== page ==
Council tax support scheme must not be cut

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The council is now planning its budget for next year where they expect to make further cuts of £50 million as a result of the Tory government’s Autumn Spending Review.

It has been estimated that a further 100,000 households are expected to fall into poverty as a result.

At the same time they are required by law to review their localised Council Tax Support Scheme and engage in meaningful consultation, especially with those who are most affected.

This provides an opportunity to consider abolishing the minimum council tax charge imposed on thousands of the poorest people in the city since April 2013. These are the unemployed, low-waged, chronically sick or physically and/or mentally disabled.

A recent report by Child Poverty Action Group Too Poor to Pay described these localised schemes as a grotesque system which inflicts more poverty, creating hardship and misery.

On top of the minimal charge which thousands just cannot pay, the council levies extra charges for court hearings, bailiffs and benefit deductions which should stop.

Child Poverty Action Group are calling for such support schemes to receive 100 per cent government funding as before.

Wandsworth council absorbed the cost of extra council tax, concluding that the costs of legal recovery for non-payment outweighed any savings.

This is likely to be the case everywhere, including Sheffield.

Even the Tory-dominated Local Government Association has presented a united front with a cry to government of ‘no more cuts.

This should be backed up with concrete action to reject the Government’s plans and Sheffield council should be part of such a campaign.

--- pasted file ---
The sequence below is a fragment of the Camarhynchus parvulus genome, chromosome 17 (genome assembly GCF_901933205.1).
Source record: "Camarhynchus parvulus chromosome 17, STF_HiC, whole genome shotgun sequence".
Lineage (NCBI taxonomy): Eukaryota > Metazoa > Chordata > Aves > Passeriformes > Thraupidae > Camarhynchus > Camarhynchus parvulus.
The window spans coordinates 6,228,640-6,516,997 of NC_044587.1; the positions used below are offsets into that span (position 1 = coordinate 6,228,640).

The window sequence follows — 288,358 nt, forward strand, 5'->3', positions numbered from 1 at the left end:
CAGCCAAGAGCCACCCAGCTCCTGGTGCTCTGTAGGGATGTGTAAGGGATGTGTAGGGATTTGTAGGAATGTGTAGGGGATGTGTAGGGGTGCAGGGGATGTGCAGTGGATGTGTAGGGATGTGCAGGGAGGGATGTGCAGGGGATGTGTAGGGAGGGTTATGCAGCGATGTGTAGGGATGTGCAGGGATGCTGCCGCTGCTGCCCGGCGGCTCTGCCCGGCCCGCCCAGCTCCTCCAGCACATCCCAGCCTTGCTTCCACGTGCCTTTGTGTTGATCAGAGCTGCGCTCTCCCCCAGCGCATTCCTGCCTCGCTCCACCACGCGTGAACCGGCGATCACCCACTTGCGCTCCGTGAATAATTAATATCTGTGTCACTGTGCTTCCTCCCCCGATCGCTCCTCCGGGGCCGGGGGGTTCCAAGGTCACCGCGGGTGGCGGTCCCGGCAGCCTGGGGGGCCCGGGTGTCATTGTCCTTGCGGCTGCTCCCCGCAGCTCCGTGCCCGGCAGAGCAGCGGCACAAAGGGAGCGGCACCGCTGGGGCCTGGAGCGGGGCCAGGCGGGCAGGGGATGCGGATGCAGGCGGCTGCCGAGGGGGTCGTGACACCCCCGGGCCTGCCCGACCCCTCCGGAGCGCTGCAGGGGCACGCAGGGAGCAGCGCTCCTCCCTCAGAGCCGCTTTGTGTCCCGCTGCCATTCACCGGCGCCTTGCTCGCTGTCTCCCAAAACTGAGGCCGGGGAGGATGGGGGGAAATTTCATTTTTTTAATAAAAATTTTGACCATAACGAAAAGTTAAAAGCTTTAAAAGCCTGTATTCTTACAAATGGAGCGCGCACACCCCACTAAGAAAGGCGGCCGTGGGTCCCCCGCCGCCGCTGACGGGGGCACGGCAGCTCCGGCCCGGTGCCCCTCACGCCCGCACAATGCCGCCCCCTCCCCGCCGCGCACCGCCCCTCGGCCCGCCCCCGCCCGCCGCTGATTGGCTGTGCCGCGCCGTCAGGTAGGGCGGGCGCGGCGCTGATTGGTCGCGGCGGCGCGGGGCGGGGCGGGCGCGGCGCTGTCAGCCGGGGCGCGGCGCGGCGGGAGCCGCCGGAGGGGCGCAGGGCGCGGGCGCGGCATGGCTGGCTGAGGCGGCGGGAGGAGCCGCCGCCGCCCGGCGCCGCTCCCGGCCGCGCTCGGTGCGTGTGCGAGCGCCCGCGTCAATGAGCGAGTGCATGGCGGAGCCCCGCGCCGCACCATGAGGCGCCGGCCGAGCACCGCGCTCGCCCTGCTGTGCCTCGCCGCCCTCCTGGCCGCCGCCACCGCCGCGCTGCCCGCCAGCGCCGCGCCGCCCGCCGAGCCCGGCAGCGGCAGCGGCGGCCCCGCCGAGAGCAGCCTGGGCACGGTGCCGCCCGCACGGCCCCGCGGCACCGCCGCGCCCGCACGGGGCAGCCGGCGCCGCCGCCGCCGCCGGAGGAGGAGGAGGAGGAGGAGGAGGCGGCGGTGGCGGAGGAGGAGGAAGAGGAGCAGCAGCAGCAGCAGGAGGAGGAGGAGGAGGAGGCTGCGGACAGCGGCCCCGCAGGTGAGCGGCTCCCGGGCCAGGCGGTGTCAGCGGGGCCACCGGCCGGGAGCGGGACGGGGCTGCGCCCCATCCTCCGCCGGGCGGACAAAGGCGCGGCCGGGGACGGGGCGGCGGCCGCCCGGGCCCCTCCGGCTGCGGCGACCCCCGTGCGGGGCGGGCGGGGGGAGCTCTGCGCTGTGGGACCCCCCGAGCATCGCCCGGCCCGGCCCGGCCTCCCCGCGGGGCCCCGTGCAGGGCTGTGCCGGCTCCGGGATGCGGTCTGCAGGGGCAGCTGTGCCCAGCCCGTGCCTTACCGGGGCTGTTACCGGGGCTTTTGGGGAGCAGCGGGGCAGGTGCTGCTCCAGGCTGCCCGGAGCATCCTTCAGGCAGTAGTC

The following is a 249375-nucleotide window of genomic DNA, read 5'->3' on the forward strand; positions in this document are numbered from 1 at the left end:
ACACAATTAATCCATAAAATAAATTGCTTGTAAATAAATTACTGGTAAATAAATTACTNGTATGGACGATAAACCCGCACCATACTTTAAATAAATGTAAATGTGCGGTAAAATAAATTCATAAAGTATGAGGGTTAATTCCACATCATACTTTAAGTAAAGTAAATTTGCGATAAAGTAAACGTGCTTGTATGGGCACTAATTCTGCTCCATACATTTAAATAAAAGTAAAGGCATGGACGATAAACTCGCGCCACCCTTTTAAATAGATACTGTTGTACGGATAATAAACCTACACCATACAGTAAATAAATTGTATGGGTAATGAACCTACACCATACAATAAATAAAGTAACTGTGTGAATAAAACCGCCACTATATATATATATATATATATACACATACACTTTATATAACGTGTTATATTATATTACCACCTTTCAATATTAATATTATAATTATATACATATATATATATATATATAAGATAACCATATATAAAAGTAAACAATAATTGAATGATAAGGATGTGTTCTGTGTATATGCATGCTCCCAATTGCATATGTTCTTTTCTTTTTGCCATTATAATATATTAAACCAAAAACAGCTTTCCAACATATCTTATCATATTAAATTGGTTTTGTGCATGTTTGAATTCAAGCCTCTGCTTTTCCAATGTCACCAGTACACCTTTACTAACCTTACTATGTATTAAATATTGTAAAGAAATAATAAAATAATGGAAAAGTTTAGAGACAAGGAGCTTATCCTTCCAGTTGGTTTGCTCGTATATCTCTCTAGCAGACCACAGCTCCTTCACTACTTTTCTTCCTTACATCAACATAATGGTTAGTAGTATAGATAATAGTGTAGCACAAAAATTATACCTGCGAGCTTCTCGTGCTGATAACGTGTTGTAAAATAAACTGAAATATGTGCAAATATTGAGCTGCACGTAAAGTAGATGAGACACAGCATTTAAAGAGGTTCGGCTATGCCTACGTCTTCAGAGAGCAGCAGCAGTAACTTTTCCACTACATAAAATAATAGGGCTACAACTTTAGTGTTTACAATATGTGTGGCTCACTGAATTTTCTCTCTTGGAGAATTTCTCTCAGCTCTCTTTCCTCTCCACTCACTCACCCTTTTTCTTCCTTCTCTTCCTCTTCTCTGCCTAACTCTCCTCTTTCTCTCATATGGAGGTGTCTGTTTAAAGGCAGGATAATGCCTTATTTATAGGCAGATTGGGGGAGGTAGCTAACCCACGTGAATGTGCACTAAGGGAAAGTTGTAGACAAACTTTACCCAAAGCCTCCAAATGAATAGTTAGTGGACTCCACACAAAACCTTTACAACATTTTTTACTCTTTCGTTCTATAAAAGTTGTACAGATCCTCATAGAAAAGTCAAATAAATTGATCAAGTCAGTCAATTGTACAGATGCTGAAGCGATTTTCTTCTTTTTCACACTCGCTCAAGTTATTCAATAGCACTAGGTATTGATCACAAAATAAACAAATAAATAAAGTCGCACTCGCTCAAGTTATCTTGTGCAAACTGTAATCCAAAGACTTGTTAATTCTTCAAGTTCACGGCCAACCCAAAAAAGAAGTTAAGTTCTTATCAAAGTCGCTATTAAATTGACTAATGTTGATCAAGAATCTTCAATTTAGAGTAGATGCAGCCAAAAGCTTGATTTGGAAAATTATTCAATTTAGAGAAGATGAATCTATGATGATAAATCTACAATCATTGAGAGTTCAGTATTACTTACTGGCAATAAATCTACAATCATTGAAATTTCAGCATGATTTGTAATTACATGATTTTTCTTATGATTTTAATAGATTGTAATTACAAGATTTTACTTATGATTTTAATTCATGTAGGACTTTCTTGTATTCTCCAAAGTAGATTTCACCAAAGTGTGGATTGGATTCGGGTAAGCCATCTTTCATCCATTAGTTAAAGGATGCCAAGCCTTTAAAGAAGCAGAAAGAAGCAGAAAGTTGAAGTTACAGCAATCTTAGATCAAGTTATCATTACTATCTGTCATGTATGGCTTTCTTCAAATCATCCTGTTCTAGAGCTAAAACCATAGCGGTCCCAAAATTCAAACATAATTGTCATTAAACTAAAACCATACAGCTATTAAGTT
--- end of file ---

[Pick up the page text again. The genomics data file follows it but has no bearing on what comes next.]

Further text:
This is something that Jeremy Corbyn advocated when he addressed an audience of 1,500 in Sheffield in the summer.

A review of the Council Tax Support scheme should include finding ways to remove this burden such as increasing the council tax, using reserves or various creative accounting methods.

Without this, they will balance the budget at the expense of those who should be part of the council’s priorities for protection.

A campaign should be launched to advertise the reductions and exemptions available to help people with council tax payments, including 100 per cent rebate for those who can show they do not have sufficient income and for whom payment would create hardship.

For those people who have been added to the register since April 2013 due to government diktat, help should take precedence over court summons, bailiffs and benefit deductions.

Further help with this can be obtained from Sheffield Citizens Advice.

The fundamental problem is the Tory Government’s obsession with their discredited austerity programme which is a cover for endless cuts in the welfare state, benefits and public services.

The election of Corbyn as Labour leader was a rejection of this disastrous policy which can have no positive outcomes except for the rich.

Instead, Corbyn, backed by 40 economists advocates an end to austerity and instead investment for growth, including the public sector.

A public consultation on the budget is under way. Visit www.sheffield.gov.uk/budget to have your say.

Shirley Frost

Sheffield Benefits Justice Campaign